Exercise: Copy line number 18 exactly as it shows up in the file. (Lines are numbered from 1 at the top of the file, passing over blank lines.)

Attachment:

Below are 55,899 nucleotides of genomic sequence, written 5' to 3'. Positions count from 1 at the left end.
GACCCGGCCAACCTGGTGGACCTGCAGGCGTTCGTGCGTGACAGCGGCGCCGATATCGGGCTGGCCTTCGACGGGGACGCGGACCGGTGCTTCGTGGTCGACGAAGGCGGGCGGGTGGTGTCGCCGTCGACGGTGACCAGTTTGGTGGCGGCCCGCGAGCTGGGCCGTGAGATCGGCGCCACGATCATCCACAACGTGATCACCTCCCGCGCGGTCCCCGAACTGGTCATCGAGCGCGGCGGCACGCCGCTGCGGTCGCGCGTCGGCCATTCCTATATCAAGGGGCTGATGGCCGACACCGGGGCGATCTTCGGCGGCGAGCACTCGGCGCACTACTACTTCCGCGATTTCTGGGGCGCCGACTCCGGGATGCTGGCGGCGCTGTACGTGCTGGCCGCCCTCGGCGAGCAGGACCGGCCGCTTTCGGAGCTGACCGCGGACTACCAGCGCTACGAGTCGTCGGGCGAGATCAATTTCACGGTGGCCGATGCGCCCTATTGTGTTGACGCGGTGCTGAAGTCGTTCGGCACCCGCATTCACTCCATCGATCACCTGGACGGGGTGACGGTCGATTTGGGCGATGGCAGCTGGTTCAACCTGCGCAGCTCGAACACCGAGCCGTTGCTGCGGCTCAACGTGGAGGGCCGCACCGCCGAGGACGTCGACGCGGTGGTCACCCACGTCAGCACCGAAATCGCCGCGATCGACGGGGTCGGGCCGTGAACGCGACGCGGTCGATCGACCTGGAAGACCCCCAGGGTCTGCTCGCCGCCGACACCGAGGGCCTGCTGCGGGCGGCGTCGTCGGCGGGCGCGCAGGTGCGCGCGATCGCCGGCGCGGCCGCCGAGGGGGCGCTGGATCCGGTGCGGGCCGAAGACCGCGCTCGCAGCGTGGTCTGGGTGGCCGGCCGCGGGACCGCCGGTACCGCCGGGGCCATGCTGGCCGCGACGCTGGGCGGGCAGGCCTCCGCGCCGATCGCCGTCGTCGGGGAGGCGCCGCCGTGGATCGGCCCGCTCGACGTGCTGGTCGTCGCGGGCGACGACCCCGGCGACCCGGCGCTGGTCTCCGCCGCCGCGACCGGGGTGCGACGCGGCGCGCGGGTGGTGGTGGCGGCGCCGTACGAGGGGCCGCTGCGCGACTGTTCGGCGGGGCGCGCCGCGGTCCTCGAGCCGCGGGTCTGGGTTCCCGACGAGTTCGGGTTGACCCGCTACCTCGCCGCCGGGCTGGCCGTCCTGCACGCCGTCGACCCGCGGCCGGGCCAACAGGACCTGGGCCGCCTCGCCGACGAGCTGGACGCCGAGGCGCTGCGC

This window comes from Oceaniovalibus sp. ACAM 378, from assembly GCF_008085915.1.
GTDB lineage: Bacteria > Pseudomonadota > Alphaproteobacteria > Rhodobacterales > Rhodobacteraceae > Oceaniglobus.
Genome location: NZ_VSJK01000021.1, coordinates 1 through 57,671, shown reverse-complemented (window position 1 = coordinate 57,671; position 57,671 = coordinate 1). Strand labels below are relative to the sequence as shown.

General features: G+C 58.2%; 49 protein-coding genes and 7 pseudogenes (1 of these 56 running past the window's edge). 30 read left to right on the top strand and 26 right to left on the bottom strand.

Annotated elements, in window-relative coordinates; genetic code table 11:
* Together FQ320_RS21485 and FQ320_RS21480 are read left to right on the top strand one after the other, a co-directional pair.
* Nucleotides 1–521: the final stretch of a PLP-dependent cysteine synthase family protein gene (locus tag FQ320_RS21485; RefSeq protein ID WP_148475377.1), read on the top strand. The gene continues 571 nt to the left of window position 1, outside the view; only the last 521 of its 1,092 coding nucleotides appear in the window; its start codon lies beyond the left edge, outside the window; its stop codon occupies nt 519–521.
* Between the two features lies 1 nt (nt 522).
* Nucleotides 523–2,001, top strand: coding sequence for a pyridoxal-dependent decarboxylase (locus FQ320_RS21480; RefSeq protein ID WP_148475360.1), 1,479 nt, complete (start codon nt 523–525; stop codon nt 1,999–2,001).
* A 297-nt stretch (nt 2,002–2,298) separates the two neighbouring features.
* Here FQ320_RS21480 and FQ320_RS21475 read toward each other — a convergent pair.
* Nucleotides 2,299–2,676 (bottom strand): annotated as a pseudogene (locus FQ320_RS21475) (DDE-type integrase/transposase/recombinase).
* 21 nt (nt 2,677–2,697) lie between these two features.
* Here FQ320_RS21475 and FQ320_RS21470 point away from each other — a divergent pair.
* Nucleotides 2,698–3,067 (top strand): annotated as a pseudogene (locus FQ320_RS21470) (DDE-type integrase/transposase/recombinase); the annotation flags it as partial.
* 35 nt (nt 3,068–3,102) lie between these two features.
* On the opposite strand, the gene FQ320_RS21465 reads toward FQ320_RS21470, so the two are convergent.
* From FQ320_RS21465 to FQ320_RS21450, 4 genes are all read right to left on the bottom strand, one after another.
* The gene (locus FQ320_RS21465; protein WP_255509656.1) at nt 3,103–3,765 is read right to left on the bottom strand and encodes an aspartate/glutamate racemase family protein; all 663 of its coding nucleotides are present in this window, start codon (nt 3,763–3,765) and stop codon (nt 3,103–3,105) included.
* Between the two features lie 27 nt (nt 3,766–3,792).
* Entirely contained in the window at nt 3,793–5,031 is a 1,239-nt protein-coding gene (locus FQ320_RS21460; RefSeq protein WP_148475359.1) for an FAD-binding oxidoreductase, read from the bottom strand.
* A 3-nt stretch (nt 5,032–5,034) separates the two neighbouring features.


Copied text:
* 35 nt (nt 3,068–3,102) lie between these two features.